The key to containing the Ebola virus outbreak in West Africa is prevention, according to an expert who has worked extensively in the area. “There needs to be a lot more emphasis on behavioral responses” to limit exposure to the virus, said Stephane Helleringer, assistant professor of public health at Columbia University. Helleringer participated in a panel on the health crisis, discussing disease mortality, sociopolitical implications and the Western response at the Graduate Center, moderated by Leith Mullings, CUNY Distinguished Professor of Anthropology.
Author Salman Rushdie recalled the city of his childhood in The Moor’s Last Sigh, his novel published nearly 20 years ago. “The Bombay that I grew up in, in the ’50s, ’60s and ’70s, was famous as a city in which the communal tensions of the rest of India didn’t happen — it was one of the reasons why my parents chose to move there,” said Rushdie, who appeared at the Distinguished Writers Lecture Series at Hunter College. The author of 11 novels, including the Booker prize-winning, Midnight’s Child, Rushdie, discussed the complexities of modern day India and Bombay’s transformation into Mumbai as a theme he mined for his earlier work. “The Moor’s Last Sigh,” he said, “is a novel about that moment of transition — the moment where it stopped being Bombay and became Mumbai.”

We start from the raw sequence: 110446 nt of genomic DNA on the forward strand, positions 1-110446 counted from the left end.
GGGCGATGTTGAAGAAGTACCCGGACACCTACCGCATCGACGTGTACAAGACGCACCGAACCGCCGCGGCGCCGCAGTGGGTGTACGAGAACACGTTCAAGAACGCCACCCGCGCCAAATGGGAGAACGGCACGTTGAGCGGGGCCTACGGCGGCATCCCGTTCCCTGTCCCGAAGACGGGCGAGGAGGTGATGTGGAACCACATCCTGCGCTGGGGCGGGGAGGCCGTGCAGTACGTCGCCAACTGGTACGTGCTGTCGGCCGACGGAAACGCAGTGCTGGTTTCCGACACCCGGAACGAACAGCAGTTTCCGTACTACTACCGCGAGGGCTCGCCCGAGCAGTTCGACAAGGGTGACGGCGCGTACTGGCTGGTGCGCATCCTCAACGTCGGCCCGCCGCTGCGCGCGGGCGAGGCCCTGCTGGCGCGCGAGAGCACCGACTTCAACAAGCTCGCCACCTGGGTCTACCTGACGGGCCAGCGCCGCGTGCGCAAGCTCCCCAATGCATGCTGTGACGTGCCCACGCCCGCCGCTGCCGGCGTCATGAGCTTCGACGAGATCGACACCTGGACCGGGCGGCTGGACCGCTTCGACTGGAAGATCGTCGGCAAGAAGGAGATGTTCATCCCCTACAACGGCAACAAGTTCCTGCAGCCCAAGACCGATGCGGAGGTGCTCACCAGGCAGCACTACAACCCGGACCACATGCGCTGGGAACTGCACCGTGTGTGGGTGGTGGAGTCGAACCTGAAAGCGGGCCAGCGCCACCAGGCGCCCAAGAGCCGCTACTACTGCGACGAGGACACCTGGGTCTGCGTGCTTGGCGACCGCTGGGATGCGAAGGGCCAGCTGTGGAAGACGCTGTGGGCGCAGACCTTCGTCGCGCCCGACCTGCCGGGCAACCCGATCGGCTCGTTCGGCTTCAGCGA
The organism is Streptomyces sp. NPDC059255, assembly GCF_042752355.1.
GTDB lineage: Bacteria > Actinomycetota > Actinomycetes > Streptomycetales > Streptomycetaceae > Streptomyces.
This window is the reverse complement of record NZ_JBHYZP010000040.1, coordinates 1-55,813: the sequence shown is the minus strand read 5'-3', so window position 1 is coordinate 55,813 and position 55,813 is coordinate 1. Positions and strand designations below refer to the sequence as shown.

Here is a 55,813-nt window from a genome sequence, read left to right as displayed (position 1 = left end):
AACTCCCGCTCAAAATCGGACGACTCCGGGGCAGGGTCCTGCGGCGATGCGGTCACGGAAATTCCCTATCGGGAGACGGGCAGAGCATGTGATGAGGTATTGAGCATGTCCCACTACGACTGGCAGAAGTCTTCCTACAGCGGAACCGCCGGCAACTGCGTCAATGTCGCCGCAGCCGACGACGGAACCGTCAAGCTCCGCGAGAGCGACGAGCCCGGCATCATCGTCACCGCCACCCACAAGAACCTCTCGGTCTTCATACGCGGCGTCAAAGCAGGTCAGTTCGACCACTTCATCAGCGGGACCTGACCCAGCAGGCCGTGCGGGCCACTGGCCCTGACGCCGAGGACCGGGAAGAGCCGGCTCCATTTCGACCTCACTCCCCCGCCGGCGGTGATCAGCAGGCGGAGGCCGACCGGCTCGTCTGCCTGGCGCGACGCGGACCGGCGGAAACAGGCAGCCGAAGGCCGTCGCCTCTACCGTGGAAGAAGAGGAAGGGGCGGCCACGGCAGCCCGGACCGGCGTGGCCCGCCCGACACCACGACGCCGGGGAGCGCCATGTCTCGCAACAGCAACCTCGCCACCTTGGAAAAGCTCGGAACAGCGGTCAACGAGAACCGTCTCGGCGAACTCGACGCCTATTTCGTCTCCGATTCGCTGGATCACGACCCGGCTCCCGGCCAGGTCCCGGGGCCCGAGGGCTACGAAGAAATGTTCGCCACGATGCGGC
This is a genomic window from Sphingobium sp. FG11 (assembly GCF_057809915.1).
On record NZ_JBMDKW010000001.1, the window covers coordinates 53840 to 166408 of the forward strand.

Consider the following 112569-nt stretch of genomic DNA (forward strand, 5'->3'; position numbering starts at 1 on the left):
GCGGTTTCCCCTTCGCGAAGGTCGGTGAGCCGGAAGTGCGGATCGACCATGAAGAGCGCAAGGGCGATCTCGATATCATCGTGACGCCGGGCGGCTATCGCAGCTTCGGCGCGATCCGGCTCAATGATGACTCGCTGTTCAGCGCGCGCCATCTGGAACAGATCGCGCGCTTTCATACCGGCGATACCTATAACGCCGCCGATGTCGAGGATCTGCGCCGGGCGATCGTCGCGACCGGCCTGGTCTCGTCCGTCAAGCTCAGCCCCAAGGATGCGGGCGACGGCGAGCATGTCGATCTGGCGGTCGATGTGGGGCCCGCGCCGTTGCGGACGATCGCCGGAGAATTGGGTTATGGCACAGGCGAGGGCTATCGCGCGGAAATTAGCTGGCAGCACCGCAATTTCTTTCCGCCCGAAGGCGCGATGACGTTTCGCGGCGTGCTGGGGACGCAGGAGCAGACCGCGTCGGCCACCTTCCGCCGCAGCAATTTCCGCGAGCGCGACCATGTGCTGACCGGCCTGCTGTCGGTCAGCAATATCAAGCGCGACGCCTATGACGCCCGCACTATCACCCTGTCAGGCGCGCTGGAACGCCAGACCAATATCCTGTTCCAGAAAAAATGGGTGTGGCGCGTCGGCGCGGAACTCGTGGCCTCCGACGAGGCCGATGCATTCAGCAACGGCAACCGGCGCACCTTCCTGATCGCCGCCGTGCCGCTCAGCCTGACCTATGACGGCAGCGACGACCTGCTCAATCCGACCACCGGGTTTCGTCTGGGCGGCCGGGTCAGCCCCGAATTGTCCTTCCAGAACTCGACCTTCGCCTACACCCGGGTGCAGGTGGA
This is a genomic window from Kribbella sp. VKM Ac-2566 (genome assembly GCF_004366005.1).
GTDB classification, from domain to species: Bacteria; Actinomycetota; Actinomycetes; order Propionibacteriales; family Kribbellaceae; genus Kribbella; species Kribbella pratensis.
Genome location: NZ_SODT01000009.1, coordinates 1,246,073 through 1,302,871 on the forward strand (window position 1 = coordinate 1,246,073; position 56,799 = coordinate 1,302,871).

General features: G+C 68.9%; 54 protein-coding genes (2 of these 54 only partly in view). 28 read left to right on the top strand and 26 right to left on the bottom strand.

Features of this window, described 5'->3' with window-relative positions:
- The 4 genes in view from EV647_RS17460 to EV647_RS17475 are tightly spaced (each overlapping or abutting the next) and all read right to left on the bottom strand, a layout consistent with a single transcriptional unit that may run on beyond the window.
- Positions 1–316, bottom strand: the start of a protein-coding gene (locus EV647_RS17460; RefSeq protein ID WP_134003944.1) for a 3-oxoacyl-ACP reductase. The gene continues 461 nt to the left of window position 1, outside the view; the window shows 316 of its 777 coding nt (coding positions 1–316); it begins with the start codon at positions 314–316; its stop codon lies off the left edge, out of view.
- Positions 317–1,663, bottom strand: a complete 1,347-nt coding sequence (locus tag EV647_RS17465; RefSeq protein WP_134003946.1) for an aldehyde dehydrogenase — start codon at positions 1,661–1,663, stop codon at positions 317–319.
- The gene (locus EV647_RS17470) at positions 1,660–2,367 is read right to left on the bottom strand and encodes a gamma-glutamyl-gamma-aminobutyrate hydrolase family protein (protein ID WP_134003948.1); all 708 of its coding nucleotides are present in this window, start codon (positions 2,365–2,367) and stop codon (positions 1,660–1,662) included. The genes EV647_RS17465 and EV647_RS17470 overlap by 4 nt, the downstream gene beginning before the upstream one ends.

The crushing indebtedness of college students and their parents — fueled by the virtually unrestricted federal PLUS program that ties borrowing to an escalating “cost of attendance” set by the colleges —is yet another burden to the ailing middle class, says U.S. Sen. Elizabeth Warren (D-Mass.). Public or private, few colleges offer a nationally recognized option for academic value and affordability such as the package offered at CUNY, where 6 of 10 undergraduates attend tuition free, and 80 percent graduate debt free. At an event moderated by Janet Gornick, professor of political science and director of the Luxembourg Income Study Center at the Graduate Center, Warren was joined by Nobel prize-winning economist Paul Krugman to discuss public policy issues affecting those earning lower incomes, including student-loan refinancing, bankruptcy protection and minimum wage reform.